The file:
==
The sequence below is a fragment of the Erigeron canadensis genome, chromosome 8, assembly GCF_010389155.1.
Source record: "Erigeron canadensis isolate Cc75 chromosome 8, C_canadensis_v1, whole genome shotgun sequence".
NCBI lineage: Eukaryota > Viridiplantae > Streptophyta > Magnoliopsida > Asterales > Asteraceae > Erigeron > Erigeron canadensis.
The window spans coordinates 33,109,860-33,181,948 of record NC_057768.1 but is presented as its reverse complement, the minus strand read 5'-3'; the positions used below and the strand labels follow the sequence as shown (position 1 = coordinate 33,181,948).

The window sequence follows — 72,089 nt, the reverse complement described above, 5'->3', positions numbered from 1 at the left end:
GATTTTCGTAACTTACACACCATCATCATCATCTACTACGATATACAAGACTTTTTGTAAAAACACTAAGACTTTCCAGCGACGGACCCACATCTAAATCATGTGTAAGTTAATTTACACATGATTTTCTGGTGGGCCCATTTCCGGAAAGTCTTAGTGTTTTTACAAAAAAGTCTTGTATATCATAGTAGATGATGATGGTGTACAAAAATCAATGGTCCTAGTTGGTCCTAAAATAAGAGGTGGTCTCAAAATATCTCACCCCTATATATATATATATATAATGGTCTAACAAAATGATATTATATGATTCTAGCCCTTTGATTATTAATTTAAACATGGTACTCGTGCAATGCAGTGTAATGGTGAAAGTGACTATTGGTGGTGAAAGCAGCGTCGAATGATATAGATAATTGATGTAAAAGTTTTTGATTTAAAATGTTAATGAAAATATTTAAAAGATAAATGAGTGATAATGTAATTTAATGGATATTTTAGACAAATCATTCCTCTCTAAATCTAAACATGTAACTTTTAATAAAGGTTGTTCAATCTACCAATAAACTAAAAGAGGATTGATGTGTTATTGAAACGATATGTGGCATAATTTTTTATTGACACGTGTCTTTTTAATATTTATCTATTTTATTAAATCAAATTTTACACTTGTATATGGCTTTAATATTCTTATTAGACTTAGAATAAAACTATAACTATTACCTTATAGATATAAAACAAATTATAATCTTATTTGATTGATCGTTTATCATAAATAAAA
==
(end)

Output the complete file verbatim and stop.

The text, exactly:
The sequence below is a fragment of the Erigeron canadensis genome, chromosome 8, assembly GCF_010389155.1.
Source record: "Erigeron canadensis isolate Cc75 chromosome 8, C_canadensis_v1, whole genome shotgun sequence".
NCBI lineage: Eukaryota > Viridiplantae > Streptophyta > Magnoliopsida > Asterales > Asteraceae > Erigeron > Erigeron canadensis.
The window spans coordinates 33,109,860-33,181,948 of record NC_057768.1 but is presented as its reverse complement, the minus strand read 5'-3'; the positions used below and the strand labels follow the sequence as shown (position 1 = coordinate 33,181,948).

The window sequence follows — 72,089 nt, the reverse complement described above, 5'->3', positions numbered from 1 at the left end:
GATTTTCGTAACTTACACACCATCATCATCATCTACTACGATATACAAGACTTTTTGTAAAAACACTAAGACTTTCCAGCGACGGACCCACATCTAAATCATGTGTAAGTTAATTTACACATGATTTTCTGGTGGGCCCATTTCCGGAAAGTCTTAGTGTTTTTACAAAAAAGTCTTGTATATCATAGTAGATGATGATGGTGTACAAAAATCAATGGTCCTAGTTGGTCCTAAAATAAGAGGTGGTCTCAAAATATCTCACCCCTATATATATATATATATAATGGTCTAACAAAATGATATTATATGATTCTAGCCCTTTGATTATTAATTTAAACATGGTACTCGTGCAATGCAGTGTAATGGTGAAAGTGACTATTGGTGGTGAAAGCAGCGTCGAATGATATAGATAATTGATGTAAAAGTTTTTGATTTAAAATGTTAATGAAAATATTTAAAAGATAAATGAGTGATAATGTAATTTAATGGATATTTTAGACAAATCATTCCTCTCTAAATCTAAACATGTAACTTTTAATAAAGGTTGTTCAATCTACCAATAAACTAAAAGAGGATTGATGTGTTATTGAAACGATATGTGGCATAATTTTTTATTGACACGTGTCTTTTTAATATTTATCTATTTTATTAAATCAAATTTTACACTTGTATATGGCTTTAATATTCTTATTAGACTTAGAATAAAACTATAACTATTACCTTATAGATATAAAACAAATTATAATCTTATTTGATTGATCGTTTATCATAAATAAAA